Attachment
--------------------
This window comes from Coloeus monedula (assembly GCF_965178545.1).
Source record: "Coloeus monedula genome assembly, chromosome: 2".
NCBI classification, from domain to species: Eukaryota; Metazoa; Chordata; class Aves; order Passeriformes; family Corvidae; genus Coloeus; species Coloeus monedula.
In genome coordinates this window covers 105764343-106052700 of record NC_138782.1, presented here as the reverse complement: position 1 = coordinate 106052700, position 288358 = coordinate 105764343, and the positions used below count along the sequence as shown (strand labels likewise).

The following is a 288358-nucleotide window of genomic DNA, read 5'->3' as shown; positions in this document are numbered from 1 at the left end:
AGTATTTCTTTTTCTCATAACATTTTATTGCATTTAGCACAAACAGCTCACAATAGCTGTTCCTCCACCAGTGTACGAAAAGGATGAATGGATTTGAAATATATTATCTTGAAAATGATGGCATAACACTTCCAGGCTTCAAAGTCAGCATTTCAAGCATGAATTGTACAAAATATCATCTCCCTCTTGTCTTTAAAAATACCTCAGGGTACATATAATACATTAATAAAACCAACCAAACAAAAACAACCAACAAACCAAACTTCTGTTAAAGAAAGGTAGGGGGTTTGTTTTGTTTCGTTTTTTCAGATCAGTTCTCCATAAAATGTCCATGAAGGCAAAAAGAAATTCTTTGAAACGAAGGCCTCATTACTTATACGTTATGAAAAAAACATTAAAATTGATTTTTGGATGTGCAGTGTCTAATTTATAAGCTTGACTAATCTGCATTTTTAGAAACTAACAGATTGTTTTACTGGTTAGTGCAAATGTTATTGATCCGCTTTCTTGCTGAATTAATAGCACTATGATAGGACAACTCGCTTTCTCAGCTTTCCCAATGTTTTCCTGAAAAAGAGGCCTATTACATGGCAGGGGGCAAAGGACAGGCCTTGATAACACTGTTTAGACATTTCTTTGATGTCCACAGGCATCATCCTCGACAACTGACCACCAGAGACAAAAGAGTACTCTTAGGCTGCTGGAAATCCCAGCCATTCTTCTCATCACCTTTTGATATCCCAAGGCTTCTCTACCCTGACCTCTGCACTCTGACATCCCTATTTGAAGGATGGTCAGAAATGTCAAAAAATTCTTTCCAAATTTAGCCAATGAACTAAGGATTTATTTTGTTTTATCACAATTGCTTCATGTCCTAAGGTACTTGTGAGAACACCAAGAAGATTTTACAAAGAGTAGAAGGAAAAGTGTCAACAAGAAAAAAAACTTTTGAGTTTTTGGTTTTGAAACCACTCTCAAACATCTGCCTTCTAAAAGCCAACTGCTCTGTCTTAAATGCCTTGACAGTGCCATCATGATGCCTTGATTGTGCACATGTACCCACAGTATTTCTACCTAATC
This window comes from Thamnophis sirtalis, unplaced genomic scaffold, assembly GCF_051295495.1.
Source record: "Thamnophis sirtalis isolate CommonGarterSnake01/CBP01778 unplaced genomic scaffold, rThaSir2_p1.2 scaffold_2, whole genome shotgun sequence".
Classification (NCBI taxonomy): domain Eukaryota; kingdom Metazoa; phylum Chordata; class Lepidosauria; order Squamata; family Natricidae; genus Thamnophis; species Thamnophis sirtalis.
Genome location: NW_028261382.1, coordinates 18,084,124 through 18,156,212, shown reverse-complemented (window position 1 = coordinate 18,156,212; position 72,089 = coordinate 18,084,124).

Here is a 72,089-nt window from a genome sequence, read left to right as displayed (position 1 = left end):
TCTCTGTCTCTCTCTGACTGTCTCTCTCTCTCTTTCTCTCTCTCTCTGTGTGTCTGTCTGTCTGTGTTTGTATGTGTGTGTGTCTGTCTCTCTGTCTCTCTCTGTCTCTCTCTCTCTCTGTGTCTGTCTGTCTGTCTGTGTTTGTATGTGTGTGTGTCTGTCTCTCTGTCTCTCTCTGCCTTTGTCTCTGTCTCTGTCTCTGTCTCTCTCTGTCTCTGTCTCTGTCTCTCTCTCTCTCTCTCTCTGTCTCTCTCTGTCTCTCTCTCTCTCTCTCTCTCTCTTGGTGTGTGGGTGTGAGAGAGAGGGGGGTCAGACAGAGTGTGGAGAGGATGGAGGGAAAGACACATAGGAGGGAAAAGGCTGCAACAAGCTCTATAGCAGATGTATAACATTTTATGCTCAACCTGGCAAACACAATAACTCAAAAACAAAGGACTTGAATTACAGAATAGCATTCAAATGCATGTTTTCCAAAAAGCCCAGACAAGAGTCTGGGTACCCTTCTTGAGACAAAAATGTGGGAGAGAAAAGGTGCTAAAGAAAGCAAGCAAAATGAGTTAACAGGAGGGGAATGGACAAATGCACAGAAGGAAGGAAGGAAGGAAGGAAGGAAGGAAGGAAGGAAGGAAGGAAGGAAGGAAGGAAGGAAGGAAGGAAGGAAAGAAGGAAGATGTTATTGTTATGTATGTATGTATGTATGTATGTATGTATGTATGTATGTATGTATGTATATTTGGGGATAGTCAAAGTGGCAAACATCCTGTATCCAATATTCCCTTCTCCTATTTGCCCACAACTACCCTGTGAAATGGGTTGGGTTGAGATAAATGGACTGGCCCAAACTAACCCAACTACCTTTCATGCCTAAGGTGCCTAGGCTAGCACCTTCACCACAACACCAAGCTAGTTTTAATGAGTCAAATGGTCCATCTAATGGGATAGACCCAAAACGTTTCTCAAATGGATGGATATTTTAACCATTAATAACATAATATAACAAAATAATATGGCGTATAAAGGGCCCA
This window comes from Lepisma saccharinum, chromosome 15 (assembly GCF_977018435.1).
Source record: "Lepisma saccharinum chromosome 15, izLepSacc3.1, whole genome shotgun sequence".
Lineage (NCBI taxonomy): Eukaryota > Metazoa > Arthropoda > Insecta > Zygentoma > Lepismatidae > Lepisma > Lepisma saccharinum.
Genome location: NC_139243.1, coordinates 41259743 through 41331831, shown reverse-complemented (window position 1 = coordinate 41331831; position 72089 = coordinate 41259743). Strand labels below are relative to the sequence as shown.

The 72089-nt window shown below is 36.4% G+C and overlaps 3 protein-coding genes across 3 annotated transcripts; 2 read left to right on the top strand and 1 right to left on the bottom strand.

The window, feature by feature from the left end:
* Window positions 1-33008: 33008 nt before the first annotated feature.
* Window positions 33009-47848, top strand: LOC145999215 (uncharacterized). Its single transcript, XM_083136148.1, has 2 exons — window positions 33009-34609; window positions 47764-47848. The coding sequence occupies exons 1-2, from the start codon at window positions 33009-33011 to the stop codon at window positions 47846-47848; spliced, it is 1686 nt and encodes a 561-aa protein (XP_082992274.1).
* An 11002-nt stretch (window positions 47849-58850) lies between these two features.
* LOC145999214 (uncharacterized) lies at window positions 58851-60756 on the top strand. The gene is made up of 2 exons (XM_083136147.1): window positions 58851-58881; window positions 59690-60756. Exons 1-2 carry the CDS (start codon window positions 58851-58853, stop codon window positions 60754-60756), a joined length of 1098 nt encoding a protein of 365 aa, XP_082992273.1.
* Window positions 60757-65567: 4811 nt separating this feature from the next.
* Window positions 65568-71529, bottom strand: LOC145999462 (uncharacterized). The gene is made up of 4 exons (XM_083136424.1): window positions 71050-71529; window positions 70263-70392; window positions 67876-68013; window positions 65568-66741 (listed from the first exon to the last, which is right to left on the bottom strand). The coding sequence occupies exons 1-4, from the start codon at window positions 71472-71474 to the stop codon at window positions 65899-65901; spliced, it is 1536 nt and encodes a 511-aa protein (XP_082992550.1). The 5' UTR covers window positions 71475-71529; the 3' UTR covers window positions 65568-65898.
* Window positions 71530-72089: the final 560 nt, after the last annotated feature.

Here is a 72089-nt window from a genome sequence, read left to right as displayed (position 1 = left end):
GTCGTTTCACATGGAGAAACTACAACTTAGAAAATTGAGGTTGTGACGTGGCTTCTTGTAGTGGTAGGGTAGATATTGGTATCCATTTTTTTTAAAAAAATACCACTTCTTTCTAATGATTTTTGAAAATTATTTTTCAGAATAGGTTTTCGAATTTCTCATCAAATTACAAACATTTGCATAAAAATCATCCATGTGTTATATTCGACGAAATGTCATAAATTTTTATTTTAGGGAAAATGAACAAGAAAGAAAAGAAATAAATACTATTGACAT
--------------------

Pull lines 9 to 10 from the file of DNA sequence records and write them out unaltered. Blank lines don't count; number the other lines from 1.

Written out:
Classification (NCBI taxonomy): domain Eukaryota; kingdom Metazoa; phylum Chordata; class Lepidosauria; order Squamata; family Natricidae; genus Thamnophis; species Thamnophis sirtalis.
Genome location: NW_028261382.1, coordinates 18,084,124 through 18,156,212, shown reverse-complemented (window position 1 = coordinate 18,156,212; position 72,089 = coordinate 18,084,124).